• publish: 25 September 2021
  • time: 12:45 pm
  • category: Economy
  • No: 18826
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U.S. grants licenses for more aid flow to Afghanistan

The United States on Friday further paved the way for aid to flow to Afghanistan despite U.S. sanctions on the Islamic Emirate of Afghanistan (IEA), issuing general licenses amid concerns that Washington’s punitive measures could compound an unfolding humanitarian crisis.

The U.S. Treasury Department said it issued two general licenses, one allowing the U.S. government, NGOs and certain international organizations, including the United Nations, to engage in transactions with the IEA or Haqqani Network – both under sanctions – that are necessary to provide humanitarian assistance.

The second license authorizes certain transactions related to the export and re-export of food, medicine and other items.

“Treasury is committed to facilitating the flow of humanitarian assistance to the people of Afghanistan and other activities that support their basic human needs,” Andrea Gacki, director of the U.S. Treasury’s Office of Foreign Assets Control, said in the statement.

She added that Washington will continue to work with financial institutions, NGOs and international organizations to ease the flow of agricultural goods, medicine and other resources while upholding sanctions on the IEA, Haqqani Network and others.

The United Nations said that at the start of the year more than 18 million people – about half of Afghanistan’s population – require aid amid the second drought in four years.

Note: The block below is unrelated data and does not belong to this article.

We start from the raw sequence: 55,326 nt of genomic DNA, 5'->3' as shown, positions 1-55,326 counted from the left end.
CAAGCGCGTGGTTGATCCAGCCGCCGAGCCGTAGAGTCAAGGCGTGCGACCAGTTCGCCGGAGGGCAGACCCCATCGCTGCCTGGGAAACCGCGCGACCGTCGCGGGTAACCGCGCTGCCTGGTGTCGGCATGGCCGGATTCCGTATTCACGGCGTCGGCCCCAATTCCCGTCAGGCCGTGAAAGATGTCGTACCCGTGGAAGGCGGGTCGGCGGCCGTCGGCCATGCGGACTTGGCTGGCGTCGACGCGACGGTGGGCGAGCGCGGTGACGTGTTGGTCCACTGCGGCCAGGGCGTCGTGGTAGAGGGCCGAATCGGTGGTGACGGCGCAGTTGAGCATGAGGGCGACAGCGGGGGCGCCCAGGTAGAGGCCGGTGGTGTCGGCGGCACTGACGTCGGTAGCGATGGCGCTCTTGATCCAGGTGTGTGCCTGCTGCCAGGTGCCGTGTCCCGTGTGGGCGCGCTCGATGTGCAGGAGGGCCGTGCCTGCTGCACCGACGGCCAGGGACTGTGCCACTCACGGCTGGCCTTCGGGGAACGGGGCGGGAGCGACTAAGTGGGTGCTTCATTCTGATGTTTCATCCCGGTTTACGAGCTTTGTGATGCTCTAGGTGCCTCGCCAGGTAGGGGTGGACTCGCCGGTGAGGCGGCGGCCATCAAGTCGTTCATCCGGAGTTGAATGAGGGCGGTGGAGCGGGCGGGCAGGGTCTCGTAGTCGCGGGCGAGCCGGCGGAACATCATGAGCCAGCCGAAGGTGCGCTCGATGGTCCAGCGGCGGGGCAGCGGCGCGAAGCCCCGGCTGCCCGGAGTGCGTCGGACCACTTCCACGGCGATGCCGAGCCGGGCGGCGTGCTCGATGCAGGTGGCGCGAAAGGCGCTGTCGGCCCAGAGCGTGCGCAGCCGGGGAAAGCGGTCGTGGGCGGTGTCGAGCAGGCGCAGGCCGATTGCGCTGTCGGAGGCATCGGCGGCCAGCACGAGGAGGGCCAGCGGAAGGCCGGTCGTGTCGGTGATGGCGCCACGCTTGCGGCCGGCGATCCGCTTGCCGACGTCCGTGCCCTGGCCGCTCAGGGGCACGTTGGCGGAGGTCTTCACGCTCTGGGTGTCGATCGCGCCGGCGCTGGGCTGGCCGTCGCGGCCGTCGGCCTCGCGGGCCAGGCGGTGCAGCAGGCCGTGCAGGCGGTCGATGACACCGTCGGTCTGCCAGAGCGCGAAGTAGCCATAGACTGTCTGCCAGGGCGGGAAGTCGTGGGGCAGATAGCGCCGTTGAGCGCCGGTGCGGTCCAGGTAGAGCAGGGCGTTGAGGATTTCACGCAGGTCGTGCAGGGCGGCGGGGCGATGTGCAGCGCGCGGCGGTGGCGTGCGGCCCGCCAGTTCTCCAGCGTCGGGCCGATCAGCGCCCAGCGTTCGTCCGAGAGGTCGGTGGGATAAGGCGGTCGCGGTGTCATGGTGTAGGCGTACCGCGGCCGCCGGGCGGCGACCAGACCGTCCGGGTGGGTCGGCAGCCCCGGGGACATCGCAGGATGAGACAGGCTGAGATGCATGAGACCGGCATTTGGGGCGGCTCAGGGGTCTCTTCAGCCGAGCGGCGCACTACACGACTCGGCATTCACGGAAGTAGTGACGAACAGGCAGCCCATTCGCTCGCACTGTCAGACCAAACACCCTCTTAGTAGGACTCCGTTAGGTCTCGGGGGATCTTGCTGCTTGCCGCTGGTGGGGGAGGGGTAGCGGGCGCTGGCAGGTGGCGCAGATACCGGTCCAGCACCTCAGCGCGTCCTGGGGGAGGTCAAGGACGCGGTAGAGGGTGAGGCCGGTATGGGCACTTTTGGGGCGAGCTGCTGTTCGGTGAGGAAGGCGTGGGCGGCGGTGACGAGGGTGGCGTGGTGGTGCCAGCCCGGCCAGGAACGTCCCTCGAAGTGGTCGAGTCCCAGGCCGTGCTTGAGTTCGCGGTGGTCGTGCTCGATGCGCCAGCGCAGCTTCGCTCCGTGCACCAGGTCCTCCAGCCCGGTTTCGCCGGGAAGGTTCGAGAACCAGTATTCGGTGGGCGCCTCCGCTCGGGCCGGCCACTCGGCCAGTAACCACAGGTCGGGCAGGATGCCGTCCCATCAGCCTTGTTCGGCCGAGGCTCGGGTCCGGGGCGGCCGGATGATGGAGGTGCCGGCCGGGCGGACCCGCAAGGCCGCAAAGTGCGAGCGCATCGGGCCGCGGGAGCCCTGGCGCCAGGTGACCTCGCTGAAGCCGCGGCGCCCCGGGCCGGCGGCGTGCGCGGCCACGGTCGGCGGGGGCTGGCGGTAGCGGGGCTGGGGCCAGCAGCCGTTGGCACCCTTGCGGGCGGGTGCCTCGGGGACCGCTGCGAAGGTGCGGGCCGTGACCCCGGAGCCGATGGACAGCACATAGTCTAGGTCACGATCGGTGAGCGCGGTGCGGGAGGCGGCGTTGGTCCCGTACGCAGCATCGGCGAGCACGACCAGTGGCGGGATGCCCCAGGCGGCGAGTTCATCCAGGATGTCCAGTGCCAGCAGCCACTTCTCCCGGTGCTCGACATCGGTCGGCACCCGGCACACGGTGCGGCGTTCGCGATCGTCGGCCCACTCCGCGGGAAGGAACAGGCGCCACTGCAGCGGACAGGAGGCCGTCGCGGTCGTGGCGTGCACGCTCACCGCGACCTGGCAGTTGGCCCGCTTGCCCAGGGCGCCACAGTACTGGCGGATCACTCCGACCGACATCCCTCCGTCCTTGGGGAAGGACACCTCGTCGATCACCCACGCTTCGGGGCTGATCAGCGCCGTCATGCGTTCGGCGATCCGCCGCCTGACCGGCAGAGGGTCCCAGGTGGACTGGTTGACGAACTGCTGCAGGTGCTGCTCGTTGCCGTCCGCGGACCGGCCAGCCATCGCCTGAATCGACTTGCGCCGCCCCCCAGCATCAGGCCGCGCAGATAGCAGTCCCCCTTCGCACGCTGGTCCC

U.N. Secretary-General Antonio Guterres said last week that Afghanistan is on “the verge of a dramatic humanitarian disaster” and has decided to engage the IEA in order to help the country’s people. 

U.S. President Joe Biden’s administration has said it is committed to allowing humanitarian work in Afghanistan to continue despite Washington listing the IEA as a Specially Designated Global Terrorist group.

The sanctions freeze any U.S. assets of the IEA and bar Americans from dealing with them, including the contribution of funds, goods or services.

The licenses allow NGOs and foreign financial institutions to continue humanitarian assistance such as the delivery of food, shelter, medicine and medical services, including COVID-19 assistance, a Treasury spokesperson said.

“We have not reduced sanctions pressure on Taliban (IEA) leaders or the significant restrictions on their access to the international financial system,” the spokesperson said.

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